Escape the hustle and bustle of big cities like Dallas and Fort Worth with a trip to laid-back northeast Texas. From lush hardwood forests sprinkled across rolling hills, to quiet small towns dotted with historic antebellum mansions and quaint downtowns, this region of the Lone Star State provides a flurry of unique attractions.
Surround yourself with nature at the region’s famed Caddo Lake State Park, comprised of snaking bayous, swamps and ponds, many of which include protruding bald cypresses and various plants. Spend your days fishing for catfish and white bass in the lake, hiking through the surrounding pine and oak forests and canoeing through the waterways. Stop and smell the roses at the 14-acre Tyler Rose Garden, the country’s largest rose garden. Embark on a leisurely stroll through the grounds, home to reflecting pools, fountains, gazebos and 38,000 rose bushes of approximately 500 different varieties. In October, the garden hosts the annual Texas Rose Festival, a four-day event featuring guided tours, luncheons, lectures and a parade.
Learn about the Lone Star State’s famed natural resource at the East Texas Oil Museum at Kilgore College. Exhibits focus on the discovery of oil in the 1930s in the area via dioramas, films and historic artifacts. The museum has also recreated a prototypical oil boom town from the era, complete with a newspaper office, drug store and gas station. Based in the small town of Jefferson, the four-story Jefferson Historical Museum examines the storied past of the area. Housed inside a former 1888 Federal Court House and U.S. Post Office, the museum showcases items from the town’s early pioneer days, including Victorian-era dolls, artwork, furnishings and fashion.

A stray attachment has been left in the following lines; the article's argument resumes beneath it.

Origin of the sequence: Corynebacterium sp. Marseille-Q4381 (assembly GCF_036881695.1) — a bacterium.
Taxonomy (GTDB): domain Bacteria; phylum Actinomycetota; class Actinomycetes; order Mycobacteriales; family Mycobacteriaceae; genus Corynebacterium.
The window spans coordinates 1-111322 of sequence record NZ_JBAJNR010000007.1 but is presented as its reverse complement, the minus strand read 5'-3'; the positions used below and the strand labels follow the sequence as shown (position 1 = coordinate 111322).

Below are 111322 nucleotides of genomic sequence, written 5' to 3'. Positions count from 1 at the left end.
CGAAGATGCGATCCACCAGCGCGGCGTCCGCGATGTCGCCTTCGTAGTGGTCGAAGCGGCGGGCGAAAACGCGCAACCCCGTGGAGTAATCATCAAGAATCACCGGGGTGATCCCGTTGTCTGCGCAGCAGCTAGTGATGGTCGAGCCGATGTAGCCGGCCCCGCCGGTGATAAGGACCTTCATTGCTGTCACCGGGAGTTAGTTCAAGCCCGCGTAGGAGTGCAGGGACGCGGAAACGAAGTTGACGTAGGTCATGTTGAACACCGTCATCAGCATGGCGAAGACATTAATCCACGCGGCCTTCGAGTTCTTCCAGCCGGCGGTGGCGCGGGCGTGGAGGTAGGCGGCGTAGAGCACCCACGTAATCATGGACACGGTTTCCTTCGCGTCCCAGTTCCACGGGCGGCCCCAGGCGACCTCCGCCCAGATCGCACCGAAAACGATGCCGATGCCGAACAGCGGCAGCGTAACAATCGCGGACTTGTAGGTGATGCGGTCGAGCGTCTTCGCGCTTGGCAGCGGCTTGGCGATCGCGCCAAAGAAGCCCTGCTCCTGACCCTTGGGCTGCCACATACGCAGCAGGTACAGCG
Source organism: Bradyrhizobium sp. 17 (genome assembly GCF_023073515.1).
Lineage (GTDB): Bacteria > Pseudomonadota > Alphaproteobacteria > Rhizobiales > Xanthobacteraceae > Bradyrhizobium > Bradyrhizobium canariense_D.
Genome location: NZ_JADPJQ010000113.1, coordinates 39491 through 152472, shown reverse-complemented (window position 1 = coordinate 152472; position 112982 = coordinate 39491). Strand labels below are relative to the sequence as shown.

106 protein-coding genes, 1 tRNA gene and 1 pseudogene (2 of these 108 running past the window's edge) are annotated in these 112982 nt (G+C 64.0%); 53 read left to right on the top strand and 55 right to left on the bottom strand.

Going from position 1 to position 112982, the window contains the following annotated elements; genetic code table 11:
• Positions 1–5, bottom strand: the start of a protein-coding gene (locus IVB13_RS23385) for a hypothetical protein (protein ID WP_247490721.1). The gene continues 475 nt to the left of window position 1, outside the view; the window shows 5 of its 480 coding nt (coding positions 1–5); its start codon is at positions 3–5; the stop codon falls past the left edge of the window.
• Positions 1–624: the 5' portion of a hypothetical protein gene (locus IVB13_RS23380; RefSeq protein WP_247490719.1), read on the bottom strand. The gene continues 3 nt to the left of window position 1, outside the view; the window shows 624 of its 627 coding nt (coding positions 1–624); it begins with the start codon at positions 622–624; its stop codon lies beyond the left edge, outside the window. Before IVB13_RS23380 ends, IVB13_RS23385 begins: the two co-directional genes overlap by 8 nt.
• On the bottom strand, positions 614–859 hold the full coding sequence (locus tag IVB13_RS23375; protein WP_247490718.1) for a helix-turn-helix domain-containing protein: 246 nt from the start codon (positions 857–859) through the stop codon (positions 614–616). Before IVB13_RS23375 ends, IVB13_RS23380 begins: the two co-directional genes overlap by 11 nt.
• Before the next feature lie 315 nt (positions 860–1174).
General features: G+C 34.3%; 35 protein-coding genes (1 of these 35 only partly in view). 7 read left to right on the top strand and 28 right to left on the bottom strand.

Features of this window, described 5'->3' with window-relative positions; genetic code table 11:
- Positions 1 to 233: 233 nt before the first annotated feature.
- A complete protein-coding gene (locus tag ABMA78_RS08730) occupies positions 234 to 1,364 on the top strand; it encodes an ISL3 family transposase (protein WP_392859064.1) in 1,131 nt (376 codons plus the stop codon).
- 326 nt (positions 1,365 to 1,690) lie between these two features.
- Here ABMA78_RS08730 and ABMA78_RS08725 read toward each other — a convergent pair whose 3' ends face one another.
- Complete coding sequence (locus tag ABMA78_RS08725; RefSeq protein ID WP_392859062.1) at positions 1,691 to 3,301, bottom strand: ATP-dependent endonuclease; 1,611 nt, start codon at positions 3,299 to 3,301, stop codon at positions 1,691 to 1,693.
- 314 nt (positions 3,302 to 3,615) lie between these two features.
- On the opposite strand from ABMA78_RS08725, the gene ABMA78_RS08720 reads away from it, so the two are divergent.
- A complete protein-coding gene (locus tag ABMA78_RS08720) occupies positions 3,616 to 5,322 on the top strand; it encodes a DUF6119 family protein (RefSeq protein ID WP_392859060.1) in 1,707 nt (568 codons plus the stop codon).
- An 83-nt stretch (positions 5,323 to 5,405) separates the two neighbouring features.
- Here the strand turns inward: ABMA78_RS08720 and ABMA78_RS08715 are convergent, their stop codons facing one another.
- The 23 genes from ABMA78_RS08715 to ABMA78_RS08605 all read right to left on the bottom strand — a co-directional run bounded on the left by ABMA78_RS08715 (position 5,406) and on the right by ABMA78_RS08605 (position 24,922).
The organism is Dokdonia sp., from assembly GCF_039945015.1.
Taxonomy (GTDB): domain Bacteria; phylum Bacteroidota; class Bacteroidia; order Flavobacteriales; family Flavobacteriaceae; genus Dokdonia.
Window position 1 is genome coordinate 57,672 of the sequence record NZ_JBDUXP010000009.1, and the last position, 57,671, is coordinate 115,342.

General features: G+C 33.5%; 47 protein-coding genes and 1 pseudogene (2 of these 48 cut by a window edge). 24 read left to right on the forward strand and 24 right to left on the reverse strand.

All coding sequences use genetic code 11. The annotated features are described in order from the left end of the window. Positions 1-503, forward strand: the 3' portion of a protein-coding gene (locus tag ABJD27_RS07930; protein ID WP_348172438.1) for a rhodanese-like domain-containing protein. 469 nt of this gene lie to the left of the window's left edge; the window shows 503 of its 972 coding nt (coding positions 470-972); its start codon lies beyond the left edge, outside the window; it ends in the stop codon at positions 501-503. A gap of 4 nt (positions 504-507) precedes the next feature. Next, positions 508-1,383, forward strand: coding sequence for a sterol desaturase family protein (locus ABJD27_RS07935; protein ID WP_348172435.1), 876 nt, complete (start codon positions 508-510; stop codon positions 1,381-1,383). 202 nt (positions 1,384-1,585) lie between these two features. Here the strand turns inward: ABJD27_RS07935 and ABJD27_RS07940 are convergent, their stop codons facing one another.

History Comes Alive
Set in Cherokee County, the nearly 400-acre Caddo Mounds State Historic Site was built sometime in the ninth century by Caddo Indians. Stroll through the grounds and explore the excavated ancient village and the sacred mounds built into the earth that served as burial sites and temples. Self-guided and guided tours are both available via a nearly 1-mile trail. Located in Nacogdoches, Millard’s Crossing Historic Village is a living museum with restored 19th century homesteads, including everything from log cabins to Victorian mansions. The site offers a variety of tours, such as hands-on adventures where guests can write with quill pens, shell corn and plow fields. The village hosts a series of special events throughout the year as well, including music festivals and summer camps for kids.
The Texas State Railroad was built in 1881 and used to transport lumber. Today, from March through November, the steam engine train offers four-hour rides between the towns of Palestine and Rusk, complete with a stop for lunch. Choose from coach, open-air or dining car seating as you soak up the sights of lush green forests and plains. Departing from downtown Jefferson, Turning Basin Riverboat Tours provides one-hour narrated boat rides upon the region’s bayous with the guide pointing out wildlife and describing moments in local history. Public tours are available five days a week; private parties may be booked the remaining two days, weather permitting. The 22-person boats have a roof to protect against the elements.
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